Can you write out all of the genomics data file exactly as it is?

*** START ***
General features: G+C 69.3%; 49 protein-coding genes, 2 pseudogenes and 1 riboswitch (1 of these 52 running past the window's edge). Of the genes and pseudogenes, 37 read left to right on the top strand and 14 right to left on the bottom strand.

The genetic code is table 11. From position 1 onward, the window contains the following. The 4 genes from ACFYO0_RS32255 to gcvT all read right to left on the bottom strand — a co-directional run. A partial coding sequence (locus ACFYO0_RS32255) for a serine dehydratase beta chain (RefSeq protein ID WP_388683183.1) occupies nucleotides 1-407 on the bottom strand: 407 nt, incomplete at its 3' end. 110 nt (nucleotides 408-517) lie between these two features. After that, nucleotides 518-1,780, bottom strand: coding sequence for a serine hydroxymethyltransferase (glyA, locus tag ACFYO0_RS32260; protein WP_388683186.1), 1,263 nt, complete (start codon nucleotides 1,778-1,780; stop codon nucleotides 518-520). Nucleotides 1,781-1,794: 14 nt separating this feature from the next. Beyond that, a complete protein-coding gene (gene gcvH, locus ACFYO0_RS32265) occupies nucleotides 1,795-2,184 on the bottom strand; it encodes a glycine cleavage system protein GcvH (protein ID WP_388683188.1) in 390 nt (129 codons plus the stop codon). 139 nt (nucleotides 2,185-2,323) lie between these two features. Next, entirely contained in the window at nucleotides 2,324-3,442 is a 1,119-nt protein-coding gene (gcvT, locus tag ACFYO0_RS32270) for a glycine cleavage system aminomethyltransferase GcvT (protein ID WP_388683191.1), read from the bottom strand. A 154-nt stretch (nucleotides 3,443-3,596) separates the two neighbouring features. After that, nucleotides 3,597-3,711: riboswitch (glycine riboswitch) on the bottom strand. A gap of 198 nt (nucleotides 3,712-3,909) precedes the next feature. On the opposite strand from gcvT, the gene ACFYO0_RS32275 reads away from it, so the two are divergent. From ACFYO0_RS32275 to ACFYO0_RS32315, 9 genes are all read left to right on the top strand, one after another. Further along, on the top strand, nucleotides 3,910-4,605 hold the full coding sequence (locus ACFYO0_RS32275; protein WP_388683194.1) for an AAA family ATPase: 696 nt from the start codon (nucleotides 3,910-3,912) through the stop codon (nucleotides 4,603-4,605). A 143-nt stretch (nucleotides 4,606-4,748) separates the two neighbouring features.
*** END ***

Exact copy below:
General features: G+C 69.3%; 49 protein-coding genes, 2 pseudogenes and 1 riboswitch (1 of these 52 running past the window's edge). Of the genes and pseudogenes, 37 read left to right on the top strand and 14 right to left on the bottom strand.

The genetic code is table 11. From position 1 onward, the window contains the following. The 4 genes from ACFYO0_RS32255 to gcvT all read right to left on the bottom strand — a co-directional run. A partial coding sequence (locus ACFYO0_RS32255) for a serine dehydratase beta chain (RefSeq protein ID WP_388683183.1) occupies nucleotides 1-407 on the bottom strand: 407 nt, incomplete at its 3' end. 110 nt (nucleotides 408-517) lie between these two features. After that, nucleotides 518-1,780, bottom strand: coding sequence for a serine hydroxymethyltransferase (glyA, locus tag ACFYO0_RS32260; protein WP_388683186.1), 1,263 nt, complete (start codon nucleotides 1,778-1,780; stop codon nucleotides 518-520). Nucleotides 1,781-1,794: 14 nt separating this feature from the next. Beyond that, a complete protein-coding gene (gene gcvH, locus ACFYO0_RS32265) occupies nucleotides 1,795-2,184 on the bottom strand; it encodes a glycine cleavage system protein GcvH (protein ID WP_388683188.1) in 390 nt (129 codons plus the stop codon). 139 nt (nucleotides 2,185-2,323) lie between these two features. Next, entirely contained in the window at nucleotides 2,324-3,442 is a 1,119-nt protein-coding gene (gcvT, locus tag ACFYO0_RS32270) for a glycine cleavage system aminomethyltransferase GcvT (protein ID WP_388683191.1), read from the bottom strand. A 154-nt stretch (nucleotides 3,443-3,596) separates the two neighbouring features. After that, nucleotides 3,597-3,711: riboswitch (glycine riboswitch) on the bottom strand. A gap of 198 nt (nucleotides 3,712-3,909) precedes the next feature. On the opposite strand from gcvT, the gene ACFYO0_RS32275 reads away from it, so the two are divergent. From ACFYO0_RS32275 to ACFYO0_RS32315, 9 genes are all read left to right on the top strand, one after another. Further along, on the top strand, nucleotides 3,910-4,605 hold the full coding sequence (locus ACFYO0_RS32275; protein WP_388683194.1) for an AAA family ATPase: 696 nt from the start codon (nucleotides 3,910-3,912) through the stop codon (nucleotides 4,603-4,605). A 143-nt stretch (nucleotides 4,606-4,748) separates the two neighbouring features.